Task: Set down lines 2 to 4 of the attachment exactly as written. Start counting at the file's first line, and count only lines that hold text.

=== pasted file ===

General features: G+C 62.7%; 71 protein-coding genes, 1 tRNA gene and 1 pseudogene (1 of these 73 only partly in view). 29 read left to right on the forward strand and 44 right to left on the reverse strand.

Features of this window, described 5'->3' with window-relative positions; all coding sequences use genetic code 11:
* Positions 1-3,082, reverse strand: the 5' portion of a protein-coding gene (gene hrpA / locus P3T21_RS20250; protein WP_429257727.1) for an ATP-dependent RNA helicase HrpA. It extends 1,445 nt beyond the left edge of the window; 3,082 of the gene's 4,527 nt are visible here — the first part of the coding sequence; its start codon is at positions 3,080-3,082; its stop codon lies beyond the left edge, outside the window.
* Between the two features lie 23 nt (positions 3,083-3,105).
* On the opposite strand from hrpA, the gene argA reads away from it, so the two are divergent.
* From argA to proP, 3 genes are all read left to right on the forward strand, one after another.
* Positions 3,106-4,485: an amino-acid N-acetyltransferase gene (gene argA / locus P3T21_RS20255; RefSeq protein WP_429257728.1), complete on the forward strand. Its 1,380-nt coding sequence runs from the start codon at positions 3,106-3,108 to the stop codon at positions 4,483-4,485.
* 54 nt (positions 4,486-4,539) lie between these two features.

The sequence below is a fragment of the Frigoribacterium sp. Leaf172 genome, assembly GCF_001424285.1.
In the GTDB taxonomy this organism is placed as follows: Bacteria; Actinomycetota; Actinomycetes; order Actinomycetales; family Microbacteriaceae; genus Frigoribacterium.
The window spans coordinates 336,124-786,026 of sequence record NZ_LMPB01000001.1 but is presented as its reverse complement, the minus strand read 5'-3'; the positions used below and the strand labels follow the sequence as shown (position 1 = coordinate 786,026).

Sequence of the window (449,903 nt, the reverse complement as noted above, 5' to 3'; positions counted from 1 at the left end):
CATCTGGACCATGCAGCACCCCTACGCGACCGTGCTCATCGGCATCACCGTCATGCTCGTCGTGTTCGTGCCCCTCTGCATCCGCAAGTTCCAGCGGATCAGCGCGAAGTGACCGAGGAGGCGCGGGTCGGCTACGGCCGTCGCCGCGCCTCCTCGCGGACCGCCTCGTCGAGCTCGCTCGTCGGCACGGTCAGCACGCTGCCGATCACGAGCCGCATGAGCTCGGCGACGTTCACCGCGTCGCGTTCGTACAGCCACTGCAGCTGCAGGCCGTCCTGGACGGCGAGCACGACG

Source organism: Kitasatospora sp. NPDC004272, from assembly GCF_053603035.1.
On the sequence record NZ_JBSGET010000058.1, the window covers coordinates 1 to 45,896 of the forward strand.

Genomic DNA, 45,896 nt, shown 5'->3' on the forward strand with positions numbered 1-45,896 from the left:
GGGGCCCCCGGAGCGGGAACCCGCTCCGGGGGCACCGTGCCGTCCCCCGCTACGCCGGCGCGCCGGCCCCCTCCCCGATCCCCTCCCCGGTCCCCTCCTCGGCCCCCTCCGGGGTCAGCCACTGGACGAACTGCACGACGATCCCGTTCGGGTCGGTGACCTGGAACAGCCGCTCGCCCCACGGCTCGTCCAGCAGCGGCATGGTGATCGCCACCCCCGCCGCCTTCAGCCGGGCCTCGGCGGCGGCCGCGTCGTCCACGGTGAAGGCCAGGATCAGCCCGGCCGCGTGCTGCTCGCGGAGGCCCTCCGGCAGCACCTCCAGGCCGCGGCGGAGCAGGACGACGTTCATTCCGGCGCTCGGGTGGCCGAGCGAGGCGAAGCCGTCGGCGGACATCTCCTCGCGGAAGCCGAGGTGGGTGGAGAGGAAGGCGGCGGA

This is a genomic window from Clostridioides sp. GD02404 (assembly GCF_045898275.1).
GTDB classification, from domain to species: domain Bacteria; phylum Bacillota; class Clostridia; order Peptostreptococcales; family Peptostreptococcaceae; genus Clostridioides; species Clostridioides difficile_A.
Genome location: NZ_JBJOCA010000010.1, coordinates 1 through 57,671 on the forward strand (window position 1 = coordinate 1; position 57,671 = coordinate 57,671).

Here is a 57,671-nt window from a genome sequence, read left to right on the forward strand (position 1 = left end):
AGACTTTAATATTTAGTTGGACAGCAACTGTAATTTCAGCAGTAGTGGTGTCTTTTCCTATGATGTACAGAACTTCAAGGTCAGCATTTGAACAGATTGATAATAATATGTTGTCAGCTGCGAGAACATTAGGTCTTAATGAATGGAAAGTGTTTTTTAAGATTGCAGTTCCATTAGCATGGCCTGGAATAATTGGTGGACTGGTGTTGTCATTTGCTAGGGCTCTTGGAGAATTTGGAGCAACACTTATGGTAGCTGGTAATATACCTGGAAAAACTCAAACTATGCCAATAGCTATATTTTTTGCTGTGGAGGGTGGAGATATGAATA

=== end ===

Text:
Features of this window, described 5'->3' with window-relative positions; all coding sequences use genetic code 11:
* Positions 1-3,082, reverse strand: the 5' portion of a protein-coding gene (gene hrpA / locus P3T21_RS20250; protein WP_429257727.1) for an ATP-dependent RNA helicase HrpA. It extends 1,445 nt beyond the left edge of the window; 3,082 of the gene's 4,527 nt are visible here — the first part of the coding sequence; its start codon is at positions 3,080-3,082; its stop codon lies beyond the left edge, outside the window.
* Between the two features lie 23 nt (positions 3,083-3,105).